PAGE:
CIRCLE OF HOPE HELPS TO EASE FINANCIAL BURDEN.
SANTA CLARITA -- As new medicines and technological advances in research inch toward cures for cancer, the cost of survival continues to escalate, making hope a commodity not every patient can afford.
In her own struggle against metastatic breast cancer, Colleen Shaffer decided she would do everything she could to bring hope to individuals battling the devastating disease.
Circle of Hope was born in 2004 and through various donation and fundraising efforts the five-year-old nonprofit provides financial aid, including paying for second opinions and medical services for women who live, work or receive treatment in Santa Clarita.
``When I was having doctor's visits two and four times a week I really became aware of the cost,'' Shaffer said.
For Shaffer, retail cost of the chemotherapy medication she takes in pill form, which controls her cancer, is about $3,400. Shaffer also needs an intravenous bone medication once a month, which retails at about $5,000.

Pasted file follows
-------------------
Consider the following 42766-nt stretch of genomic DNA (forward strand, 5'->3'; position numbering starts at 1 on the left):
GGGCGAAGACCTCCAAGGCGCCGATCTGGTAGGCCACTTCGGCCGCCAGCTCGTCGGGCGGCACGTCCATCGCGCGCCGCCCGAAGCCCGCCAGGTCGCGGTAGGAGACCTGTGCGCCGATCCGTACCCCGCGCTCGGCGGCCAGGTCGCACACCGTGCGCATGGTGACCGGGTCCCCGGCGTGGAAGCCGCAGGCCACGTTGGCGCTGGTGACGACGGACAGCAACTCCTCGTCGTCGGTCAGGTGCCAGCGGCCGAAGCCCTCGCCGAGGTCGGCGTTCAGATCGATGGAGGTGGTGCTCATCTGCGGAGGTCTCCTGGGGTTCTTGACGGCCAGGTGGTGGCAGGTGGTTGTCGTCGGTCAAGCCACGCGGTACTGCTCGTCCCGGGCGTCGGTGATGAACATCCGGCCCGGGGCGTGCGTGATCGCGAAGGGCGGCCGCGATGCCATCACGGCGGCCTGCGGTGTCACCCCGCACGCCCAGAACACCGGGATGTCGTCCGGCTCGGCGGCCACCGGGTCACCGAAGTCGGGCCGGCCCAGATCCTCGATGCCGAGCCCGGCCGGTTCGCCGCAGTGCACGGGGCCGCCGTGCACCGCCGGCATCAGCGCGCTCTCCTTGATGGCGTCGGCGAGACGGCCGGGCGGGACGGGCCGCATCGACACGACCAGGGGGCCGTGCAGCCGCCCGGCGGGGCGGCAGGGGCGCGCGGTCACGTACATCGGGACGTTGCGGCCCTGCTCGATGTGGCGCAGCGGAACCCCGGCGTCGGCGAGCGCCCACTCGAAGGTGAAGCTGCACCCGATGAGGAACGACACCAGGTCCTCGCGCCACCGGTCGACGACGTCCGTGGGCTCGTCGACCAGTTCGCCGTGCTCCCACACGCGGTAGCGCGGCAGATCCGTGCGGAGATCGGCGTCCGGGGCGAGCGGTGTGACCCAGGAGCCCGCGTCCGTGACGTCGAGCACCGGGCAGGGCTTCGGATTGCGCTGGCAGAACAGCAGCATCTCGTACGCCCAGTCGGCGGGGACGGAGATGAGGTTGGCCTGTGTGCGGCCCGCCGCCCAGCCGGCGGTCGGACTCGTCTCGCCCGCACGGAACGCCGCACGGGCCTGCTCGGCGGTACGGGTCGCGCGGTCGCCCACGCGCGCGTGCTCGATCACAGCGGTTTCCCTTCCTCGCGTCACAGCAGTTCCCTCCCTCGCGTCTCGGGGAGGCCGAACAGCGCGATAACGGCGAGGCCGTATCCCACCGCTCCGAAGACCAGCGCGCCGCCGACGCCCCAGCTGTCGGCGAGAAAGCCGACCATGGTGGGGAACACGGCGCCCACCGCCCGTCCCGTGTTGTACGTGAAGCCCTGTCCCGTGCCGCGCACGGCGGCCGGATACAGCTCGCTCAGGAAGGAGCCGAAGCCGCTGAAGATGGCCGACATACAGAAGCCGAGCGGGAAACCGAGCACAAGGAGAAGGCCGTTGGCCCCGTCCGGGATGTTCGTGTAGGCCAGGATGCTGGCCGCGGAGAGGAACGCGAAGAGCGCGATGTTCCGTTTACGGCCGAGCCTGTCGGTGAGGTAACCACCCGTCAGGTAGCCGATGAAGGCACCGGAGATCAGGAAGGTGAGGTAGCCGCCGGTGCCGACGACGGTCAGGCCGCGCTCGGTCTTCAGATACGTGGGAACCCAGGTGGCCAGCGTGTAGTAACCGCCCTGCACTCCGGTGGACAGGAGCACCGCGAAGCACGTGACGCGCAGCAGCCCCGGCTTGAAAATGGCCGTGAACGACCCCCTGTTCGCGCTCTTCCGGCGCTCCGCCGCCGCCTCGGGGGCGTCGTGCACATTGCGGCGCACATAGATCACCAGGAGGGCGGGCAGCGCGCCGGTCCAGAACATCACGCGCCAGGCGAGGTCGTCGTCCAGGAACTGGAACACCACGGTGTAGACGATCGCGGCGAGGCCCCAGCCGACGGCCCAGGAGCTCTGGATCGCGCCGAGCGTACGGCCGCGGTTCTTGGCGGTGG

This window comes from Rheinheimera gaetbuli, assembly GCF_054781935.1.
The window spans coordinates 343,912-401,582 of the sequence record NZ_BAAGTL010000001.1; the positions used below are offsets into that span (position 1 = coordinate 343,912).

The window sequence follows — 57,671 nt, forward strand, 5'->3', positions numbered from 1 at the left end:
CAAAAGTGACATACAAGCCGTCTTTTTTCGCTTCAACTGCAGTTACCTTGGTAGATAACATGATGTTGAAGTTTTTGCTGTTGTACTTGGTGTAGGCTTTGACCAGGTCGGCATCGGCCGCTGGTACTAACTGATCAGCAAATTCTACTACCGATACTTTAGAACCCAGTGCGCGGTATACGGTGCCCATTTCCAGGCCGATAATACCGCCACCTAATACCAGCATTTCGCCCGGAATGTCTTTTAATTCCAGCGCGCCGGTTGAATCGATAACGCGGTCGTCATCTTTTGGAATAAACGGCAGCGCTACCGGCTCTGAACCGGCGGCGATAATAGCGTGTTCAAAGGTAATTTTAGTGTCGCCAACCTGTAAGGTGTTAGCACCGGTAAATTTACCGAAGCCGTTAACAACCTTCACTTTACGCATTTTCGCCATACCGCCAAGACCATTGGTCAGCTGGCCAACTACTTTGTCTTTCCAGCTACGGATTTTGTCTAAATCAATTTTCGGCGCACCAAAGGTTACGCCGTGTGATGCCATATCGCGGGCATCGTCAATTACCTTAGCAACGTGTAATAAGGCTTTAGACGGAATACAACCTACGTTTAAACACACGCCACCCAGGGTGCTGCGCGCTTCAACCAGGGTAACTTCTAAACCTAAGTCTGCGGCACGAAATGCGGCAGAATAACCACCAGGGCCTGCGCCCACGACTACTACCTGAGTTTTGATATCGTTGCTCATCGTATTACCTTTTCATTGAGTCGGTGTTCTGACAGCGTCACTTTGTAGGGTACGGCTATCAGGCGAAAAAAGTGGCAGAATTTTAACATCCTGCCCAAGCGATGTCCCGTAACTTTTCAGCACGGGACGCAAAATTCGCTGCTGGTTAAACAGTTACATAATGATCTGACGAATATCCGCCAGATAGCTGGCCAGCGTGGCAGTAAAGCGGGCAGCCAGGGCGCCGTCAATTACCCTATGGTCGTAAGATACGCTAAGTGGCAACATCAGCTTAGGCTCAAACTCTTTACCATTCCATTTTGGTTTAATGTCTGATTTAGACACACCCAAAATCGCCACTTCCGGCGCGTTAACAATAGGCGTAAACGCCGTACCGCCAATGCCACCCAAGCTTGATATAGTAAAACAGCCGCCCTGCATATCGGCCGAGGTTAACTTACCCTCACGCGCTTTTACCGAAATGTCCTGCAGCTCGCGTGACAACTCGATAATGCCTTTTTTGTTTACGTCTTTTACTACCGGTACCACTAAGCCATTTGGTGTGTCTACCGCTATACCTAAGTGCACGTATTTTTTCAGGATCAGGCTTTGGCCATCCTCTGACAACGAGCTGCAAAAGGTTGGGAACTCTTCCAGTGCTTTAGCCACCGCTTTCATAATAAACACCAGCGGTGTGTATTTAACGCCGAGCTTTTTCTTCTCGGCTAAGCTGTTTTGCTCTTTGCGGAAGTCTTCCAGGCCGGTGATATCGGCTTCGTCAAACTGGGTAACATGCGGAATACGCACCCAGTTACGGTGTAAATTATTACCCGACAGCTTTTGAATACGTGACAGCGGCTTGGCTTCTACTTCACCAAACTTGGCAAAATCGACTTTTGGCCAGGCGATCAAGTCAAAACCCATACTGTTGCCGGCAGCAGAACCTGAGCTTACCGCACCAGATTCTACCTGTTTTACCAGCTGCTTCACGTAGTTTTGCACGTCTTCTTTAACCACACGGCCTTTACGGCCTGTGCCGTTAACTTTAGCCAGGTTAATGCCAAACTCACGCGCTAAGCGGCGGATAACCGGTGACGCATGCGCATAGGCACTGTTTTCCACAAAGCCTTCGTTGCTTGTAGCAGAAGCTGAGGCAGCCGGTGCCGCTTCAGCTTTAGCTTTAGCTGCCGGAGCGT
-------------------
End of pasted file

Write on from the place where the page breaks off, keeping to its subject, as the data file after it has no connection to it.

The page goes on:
For many in the medical community, the disparity in treatment for those who can and can't pay is a cause for concern.
``By and large new medicines are very expensive and it is creating a class of citizens who can and can't afford these life-saving medicines,'' said oncologist John Barstis, medical director for the UCLA Jonsson Cancer Center.
Shaffer, founder and executive director of Circle of Hope, hopes she can bring a little relief to local women in need of help.
``Financial burdens are devastating to individuals struggling with breast cancer and they should be able to focus on recovery not death,'' Shaffer said.
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|Publication:||Daily News (Los Angeles, CA)|
|Date:||Jan 21, 2007|
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